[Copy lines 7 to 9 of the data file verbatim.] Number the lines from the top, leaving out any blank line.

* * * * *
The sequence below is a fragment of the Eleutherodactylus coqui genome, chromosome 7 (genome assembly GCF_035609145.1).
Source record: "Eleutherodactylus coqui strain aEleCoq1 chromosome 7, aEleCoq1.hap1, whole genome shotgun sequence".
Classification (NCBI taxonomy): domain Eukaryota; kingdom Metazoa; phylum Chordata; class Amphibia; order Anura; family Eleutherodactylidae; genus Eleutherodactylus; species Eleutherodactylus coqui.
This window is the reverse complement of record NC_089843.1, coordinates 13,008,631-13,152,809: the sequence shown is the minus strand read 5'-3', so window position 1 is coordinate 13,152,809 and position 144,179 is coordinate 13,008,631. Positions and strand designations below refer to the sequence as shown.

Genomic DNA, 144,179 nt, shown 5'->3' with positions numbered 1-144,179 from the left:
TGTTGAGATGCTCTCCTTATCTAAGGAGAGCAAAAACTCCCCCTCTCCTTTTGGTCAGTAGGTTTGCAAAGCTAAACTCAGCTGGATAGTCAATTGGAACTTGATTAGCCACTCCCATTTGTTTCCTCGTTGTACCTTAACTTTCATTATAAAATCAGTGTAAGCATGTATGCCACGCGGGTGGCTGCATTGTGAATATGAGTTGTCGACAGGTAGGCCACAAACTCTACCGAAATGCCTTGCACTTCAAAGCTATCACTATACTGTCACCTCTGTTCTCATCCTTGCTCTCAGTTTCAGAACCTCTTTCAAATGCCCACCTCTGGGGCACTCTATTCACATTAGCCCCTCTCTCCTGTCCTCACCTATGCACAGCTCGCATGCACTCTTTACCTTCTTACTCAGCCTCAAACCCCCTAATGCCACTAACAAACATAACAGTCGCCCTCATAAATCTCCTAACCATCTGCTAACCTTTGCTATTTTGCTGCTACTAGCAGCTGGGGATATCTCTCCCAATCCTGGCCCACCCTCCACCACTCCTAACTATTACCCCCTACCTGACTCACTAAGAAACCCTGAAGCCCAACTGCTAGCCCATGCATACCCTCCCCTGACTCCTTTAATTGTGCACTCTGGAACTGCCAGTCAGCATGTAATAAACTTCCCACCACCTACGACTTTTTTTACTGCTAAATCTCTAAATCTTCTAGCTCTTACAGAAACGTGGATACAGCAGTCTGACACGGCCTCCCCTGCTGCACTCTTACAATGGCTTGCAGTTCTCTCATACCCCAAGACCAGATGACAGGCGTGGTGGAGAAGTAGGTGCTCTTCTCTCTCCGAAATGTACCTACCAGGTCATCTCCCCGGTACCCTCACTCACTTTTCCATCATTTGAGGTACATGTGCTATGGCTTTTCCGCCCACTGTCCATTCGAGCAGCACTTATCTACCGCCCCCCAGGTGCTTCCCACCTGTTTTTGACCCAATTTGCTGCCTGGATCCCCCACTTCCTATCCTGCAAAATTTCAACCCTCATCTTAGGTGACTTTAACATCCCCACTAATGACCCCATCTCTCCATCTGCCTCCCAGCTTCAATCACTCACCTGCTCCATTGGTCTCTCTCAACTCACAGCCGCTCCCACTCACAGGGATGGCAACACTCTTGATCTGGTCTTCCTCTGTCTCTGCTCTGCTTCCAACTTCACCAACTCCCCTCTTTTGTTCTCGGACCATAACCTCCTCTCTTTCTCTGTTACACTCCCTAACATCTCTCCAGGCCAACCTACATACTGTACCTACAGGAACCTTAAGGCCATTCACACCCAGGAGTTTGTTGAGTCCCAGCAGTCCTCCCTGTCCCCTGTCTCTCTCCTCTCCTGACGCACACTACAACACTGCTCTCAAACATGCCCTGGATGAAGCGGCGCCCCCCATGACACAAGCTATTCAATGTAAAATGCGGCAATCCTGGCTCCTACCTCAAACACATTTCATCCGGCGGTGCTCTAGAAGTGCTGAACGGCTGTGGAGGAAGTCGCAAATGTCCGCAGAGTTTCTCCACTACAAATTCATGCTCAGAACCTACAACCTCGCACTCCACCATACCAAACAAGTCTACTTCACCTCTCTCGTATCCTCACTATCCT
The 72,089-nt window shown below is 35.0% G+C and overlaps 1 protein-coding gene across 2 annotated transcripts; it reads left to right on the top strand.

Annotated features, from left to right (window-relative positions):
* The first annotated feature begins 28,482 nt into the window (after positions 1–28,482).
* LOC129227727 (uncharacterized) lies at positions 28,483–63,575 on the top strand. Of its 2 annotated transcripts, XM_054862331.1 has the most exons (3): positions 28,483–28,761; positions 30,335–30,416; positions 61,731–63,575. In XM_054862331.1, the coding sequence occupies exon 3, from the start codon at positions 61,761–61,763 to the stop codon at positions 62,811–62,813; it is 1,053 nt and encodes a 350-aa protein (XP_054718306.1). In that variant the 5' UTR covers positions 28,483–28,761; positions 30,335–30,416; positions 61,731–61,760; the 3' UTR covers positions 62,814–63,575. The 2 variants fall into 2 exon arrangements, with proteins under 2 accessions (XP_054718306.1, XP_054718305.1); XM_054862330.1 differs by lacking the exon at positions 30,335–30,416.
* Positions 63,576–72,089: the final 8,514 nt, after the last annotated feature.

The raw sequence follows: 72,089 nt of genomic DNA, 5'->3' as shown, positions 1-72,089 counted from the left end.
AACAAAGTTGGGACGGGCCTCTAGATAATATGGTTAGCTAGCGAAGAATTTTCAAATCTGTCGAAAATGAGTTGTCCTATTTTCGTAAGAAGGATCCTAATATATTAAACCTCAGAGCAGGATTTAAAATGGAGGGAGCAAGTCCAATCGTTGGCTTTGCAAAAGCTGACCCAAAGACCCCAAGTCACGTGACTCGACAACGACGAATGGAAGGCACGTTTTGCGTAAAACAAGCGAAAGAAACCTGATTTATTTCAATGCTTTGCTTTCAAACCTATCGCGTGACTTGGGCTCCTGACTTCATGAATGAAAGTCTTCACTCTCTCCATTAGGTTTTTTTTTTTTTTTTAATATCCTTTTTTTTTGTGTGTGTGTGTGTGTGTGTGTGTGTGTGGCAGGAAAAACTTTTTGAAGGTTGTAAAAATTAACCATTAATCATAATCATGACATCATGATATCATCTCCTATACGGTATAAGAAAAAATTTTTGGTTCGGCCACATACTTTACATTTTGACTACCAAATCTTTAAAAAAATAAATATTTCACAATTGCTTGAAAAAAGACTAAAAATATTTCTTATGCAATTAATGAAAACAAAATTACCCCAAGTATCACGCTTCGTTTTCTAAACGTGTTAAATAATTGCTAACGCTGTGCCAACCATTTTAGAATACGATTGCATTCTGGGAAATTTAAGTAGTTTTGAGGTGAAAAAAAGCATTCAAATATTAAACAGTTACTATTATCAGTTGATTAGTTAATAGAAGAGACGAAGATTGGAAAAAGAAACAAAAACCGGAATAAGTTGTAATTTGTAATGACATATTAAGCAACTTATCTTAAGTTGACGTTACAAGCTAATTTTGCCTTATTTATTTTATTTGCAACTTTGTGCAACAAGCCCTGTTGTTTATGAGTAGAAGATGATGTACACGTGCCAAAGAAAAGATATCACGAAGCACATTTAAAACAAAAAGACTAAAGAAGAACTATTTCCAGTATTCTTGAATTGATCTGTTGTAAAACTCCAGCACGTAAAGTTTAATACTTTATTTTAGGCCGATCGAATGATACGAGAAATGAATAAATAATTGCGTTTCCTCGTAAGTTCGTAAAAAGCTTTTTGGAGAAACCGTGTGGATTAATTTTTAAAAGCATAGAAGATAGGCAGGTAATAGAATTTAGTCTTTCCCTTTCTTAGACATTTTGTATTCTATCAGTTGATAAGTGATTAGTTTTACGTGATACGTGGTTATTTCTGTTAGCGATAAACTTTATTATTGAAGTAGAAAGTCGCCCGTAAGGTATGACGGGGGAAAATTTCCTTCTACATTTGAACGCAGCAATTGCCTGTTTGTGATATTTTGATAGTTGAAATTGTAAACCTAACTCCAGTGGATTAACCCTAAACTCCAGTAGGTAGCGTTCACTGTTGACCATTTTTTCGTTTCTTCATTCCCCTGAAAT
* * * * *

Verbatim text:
The 72,089-nt window shown below is 35.0% G+C and overlaps 1 protein-coding gene across 2 annotated transcripts; it reads left to right on the top strand.

Annotated features, from left to right (window-relative positions):
* The first annotated feature begins 28,482 nt into the window (after positions 1–28,482).